The Limey ***
Directed by Steven Soderbergh. Written by Lem Dobbs. Photography, Ed Lachman. Editing, Sarah Flack. Production design, Gary Frutkoff. Music, Cliff Martinez. Produced by John Hardy and Scott Kramer. Cast: Terence Stamp (Wilson), Lesley Ann Warren (Elaine), Luis Guzman (Ed), Barry Newman (Avery), Joe Dallesandro (Uncle John), Nicky Katt (Stacy), Peter Fonda (Terry Valentine), Amelia Heinle (Adhara), Melissa George (Jennifer), et al. An Artisan Entertainment release. 89 minutes. R ( violence, lan guage)
Last May I saw "The Limey" at its world premiere in Cannes. I watched it again locally seven months later. Now, I have always believed that the better understanding and the value or non-value of many a film, require a second screening, if possible much later. A major problem with most critics is that deadlines allow them to give only their first, quick impressions. With some movies, even more than two screenings are called for. Lacking this, my evaluation of "The Limey" is still somewhat guarded.
Terence Stamp is Wilson (no first name), a Limey (slang for British) petty career criminal just released from his latest, 9-year prison stay for armed robbery. He flies from England to Los Angeles to investigate the suspicious death (nominally in a car a ccident) of his estranged daughter Jenny. --and to avenge her.
This leads to sleuthing and extreme violence, and to record producer/drug dealer tycoon Valentine (Peter Fonda) and his henchmen. Jenny was Valentine's girl.
On the face of it, "The Limey" falls in the most familiar sub-genre of revenge/retaliation movies which can be found among crime films, westerns, war movies and tutti quanti. However, behind this deja vu are the novel approach and stylistics of the movie .
>From the very beginning and through the finale, Wilson is a special character. Taciturn, unconfiding in others, he speaks economically with a Cockney accent and pronunciation (e. g. "I was finking about this") yet on at least one occasion he showers hi s listener (a puzzled DEA agent) with a long, vivacious speech in Cockney rhymes.
All along too, the movie bathes in an ocean of flasbacks in every possible direction and of every possible type. These include the leitmotif of Wilson playing in his head home-movies of Jenny as a child, visions of Wilson as a young man, visions of what was, what could have been, might have been, may not have been, and so on. It is a large puzzle plus non-puzzle of genre deconstruction which may or may not confuse the viewer (hence one reason for a third screening of the movie).
Throughout, and among all characters, the dialogue is terse,. The exceptions involve Valentine rather than Wilson.
Flashes as a stylistic device are the most obvious aspect of the film's techniques, yet other procedures are used so that what we learn of Wilson (and others) is based on the iceberg principle -- you really see or perceive only the tip.
The procedures have been compared to those of the French New Wave and to the non-French films they influenced in the 1960s. Indeed, the 1960s and their ethos, updated to the late 1990s, are another constant here. In clear terms, the two major roles of this movie are held by movie icons of the hippie years, with clever twists. Peter Fonda (Valentine) was once Wyatt (aka Captain America), the biker (with his pal Dennis Hopper) in the landmark "Easy Rider" (1969) where doing drugs was within a state o f strange innocence. Decades later, Valentine's drugs then are a savage by-product of capitalism at all costs, including human.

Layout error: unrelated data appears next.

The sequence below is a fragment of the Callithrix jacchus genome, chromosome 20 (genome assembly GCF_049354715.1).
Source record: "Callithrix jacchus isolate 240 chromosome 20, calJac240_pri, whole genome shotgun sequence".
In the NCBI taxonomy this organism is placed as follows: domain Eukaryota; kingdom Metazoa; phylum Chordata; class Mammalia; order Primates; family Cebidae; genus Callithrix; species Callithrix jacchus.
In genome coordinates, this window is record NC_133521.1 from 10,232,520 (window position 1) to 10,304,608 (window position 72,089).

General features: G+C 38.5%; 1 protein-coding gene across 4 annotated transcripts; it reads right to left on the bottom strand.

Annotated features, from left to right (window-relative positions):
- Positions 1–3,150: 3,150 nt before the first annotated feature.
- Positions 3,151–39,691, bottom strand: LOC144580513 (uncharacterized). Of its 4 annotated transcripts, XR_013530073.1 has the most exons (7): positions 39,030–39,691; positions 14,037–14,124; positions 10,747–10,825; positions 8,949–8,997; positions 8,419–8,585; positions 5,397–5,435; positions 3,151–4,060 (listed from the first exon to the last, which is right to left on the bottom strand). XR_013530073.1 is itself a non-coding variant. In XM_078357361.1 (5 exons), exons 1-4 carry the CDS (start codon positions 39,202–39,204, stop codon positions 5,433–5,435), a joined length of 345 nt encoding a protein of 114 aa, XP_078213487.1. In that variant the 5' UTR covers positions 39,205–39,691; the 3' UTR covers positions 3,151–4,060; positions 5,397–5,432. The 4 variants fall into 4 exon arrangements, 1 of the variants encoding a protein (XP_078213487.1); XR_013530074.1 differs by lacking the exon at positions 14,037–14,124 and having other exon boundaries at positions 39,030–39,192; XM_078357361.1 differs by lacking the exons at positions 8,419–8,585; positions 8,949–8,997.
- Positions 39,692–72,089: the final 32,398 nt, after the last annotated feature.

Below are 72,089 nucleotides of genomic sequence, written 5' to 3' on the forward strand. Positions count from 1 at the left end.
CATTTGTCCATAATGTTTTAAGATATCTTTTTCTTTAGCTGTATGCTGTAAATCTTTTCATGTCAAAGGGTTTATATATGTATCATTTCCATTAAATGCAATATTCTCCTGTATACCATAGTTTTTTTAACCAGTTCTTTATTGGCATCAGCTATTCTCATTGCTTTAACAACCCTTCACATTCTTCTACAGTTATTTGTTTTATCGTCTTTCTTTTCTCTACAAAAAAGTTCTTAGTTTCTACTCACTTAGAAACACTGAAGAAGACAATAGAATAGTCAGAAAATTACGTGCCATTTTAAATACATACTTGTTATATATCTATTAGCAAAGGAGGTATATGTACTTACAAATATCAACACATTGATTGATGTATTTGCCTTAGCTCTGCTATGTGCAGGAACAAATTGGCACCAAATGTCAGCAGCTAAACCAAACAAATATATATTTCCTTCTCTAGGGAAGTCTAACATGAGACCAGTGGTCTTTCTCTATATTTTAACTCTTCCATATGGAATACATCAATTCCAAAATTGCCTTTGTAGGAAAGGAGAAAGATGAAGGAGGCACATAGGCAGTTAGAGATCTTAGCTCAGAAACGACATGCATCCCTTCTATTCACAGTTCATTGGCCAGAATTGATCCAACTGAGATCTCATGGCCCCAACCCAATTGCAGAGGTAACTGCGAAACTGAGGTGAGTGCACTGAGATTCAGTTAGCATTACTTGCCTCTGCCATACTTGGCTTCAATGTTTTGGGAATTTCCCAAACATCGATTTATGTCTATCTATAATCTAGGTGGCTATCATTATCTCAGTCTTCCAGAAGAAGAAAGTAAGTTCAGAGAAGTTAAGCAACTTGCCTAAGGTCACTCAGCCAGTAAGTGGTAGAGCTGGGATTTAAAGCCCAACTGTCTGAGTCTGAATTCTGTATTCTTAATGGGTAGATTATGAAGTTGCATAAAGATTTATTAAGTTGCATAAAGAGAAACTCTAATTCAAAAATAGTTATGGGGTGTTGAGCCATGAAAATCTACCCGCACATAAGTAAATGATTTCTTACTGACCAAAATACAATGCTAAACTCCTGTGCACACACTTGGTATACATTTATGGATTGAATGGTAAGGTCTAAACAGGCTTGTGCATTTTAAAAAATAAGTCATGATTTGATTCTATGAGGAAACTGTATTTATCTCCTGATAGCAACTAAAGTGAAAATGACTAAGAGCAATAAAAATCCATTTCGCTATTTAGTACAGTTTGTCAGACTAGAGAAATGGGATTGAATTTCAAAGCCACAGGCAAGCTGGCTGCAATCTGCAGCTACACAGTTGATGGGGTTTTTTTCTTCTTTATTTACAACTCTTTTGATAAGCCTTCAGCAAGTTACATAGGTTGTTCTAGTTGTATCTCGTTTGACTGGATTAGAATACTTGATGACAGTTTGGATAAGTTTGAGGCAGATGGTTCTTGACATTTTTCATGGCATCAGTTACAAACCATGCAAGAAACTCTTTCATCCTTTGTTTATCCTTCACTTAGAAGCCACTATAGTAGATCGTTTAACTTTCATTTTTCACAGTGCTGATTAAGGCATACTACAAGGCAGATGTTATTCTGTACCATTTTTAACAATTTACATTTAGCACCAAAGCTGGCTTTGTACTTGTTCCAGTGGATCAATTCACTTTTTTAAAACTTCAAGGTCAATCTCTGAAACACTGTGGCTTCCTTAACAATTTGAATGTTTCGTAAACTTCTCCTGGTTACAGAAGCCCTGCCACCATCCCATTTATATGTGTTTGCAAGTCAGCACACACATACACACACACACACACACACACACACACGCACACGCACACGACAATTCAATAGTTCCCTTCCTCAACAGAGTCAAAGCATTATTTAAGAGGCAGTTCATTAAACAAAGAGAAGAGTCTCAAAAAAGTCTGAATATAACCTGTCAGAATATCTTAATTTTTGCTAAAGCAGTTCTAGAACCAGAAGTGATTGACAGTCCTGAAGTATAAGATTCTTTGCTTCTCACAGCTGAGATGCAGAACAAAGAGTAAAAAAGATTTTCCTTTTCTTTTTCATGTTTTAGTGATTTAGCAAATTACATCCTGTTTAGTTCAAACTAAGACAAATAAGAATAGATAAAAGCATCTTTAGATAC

A good touch Terence Stamp, in "Billy Budd" (1962) was a revelation as the sweet-faced innocent victim in the eponymous movie. Four films later, he had a smallish role as a thief called Wilson in the first feature by Ken Loach, "Poor Cow" (1967).
In what may be a first in film history, the flashbacks of "The Limey" repeatedly go to the young Stamp-Wilson without any need of faking, special effects or a digitally created Stamp.
Both actors, born in 1939, are sexagenerians now. Stamp looks younger than his age. Fonda could pass for a young 40-something. He is fashionably garbed, is face is unlined, he is seriously preoccupied with his looks, checks them (and his gums) with nea r-obsessive frequency. He is also a near-Lolita fancier, but without prurience. Jenny has been replaced by Adhara, a young, live-in beauty. We know nothing about her beyond her bare minimum, in a bathtub.
We know very little about anyone else, including the interesting Avery. He is Valentine's lieutenant, middle-aged, chic and "soigné," has authority, delegates the dirty work and looks more like a "consigliere" than a killer. It is characteristic of the movie that while, in principle, treading familiar ground, it avoids stereotypes. Clichés too but not all.
There is more subtlety around than meets the eye initially. In devious, insouciant-seeming ways, Valentine tries to hold on to the decorative Adhara by courting and admiring her openly. Beneath his sophistication there are crypto-pathetic efforts to imp ress a lover who is a fraction of his age. The girl is impressed --in fashion corresponding to that of young cinephiles today discovering great older films-- by the mythical 60s. Yet in a debunking, anti-cliché Valentine tells her that the whole 60s th ing happened only in 1966 and the early 1967.
Where the movie does not resist clichés is in its action scenes. Wilson is tinged by Superman-ness a la Charles Bronson or Dirty Harry. He survives a horrible beating by lowlifes nearly unscathed. He then gets his improbably hidden revolver and kills t hem dead. Wilson disposes of a Valentine guard with ease and no witnesses during a reception. A car chase gets his pursuer vanquished. A major fusillade has the few good guys eliminate the many bad 'uns. The finale employs the far too familiar mano a mano between hero and arch-villain.
A third viewing is in order.